“What if I—Griffin…. What if I—?”
“You’ll do fine,” Kermit told Bishop, tipping down his sunglasses to look him in the eye. “That’s why I’m here, remember? To make sure nobody gets hurt.”
“You got your gun?”
“I don’t need my gun.”
“You gotta make sure I—.”
“At ease, Gunner. If I need to, I’ll restrain you. Believe me. I know how to do that without my sidearm. But I’m not going to need to.”
“That’s right,” Constance said, leaning down to peer through the open driver’s side window. The days were starting to warm up. The grass was turning green. It seemed symbolic to Kermit, all this new growth and fragile hope. With his glasses still tilted down, he looked into Constance’s dark brown eyes and thought, not for the first time, about how beautiful they were. Not so much in how they looked but in what was behind them, all that compassion and willingness to give.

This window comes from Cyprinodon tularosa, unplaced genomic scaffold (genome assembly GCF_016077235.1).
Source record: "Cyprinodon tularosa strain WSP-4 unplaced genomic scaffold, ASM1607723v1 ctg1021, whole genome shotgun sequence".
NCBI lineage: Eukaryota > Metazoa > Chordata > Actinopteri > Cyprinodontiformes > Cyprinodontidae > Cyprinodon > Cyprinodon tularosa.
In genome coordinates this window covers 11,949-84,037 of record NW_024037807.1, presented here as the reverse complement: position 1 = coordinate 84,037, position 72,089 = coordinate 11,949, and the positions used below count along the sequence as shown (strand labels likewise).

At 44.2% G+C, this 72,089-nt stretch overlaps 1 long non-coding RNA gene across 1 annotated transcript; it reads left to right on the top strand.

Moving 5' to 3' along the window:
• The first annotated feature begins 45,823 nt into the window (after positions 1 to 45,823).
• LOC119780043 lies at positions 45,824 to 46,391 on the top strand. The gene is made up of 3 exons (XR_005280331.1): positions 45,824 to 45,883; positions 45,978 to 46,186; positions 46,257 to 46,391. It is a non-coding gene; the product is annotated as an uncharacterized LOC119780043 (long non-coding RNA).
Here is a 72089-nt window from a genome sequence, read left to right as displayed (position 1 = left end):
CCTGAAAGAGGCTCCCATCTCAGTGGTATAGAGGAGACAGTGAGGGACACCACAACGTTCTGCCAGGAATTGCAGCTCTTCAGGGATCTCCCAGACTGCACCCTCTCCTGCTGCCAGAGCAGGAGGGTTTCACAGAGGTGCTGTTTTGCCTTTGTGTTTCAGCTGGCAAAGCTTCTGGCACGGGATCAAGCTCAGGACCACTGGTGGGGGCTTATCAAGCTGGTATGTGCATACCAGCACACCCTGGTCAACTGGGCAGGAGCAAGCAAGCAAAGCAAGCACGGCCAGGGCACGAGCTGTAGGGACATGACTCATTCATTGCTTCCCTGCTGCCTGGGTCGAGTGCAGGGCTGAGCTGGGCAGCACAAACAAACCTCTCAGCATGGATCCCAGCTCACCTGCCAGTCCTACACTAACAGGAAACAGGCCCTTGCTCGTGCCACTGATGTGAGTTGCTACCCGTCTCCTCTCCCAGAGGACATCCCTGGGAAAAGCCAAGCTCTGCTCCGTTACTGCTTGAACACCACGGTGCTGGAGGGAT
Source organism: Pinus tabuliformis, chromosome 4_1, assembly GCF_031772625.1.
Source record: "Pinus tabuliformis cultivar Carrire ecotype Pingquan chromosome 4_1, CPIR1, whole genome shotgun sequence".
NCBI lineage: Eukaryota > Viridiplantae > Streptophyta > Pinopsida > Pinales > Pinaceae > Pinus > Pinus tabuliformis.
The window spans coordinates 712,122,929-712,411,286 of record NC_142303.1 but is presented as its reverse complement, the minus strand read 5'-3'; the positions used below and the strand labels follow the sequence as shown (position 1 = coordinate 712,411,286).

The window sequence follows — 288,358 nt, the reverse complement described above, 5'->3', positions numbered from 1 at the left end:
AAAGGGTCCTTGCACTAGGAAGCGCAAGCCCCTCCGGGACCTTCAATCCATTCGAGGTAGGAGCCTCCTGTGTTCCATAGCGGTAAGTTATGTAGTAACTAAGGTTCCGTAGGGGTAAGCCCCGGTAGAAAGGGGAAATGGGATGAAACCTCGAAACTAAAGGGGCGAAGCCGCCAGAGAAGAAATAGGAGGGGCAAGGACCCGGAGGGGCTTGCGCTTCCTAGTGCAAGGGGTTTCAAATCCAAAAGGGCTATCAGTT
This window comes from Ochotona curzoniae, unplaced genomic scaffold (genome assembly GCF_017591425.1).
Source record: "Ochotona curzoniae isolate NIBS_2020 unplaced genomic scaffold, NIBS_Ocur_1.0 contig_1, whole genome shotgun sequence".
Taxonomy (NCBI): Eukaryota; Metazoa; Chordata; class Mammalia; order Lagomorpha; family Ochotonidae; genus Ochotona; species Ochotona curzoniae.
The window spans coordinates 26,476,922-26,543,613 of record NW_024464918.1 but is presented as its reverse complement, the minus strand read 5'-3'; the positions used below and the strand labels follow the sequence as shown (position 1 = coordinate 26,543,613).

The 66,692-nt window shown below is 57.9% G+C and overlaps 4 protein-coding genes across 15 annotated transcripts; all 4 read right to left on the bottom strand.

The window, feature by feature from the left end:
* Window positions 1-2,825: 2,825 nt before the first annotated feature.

“You’ll be fine,” she said, trading her gaze back and forth from Kermit to Bishop. “You love those boys, and they love you. Things went fine last time, didn’t they?”
“I guess,” Bishop said dubiously, “I just don’t want to scare them no more. Not even for a second.”
“You won’t. You know why?”
“Because you’re not gonna let them see Kermit kick your ass and think you’re a wuss.”
She said this with a smile and Bishop let out a breathless chuckle. Kermit wished the guy could see how far he’d come in just a short time and how, underneath everything, he was still the same guy. The Chinese Trifecta was making sure of it. They were coaxing out his true self and keeping him nice and steady. The fact that Bishop insisted on daily treatments and didn’t even wince when he drank frog piss were both signs of true dedication.
“I won’t let your boys get hurt,” Kermit said, putting the same conviction into his voice that he would use talking about Andy. As far as he was concerned it was now his life’s work to protect any and all four-year-olds. He’d fight, to the death, for the preschool set. And frankly, hadn’t he always? He’d never been in it for the money or the warmongering or even for patriotism, he’d always, in his own messy way, just been trying to right wrongs and protect the weak.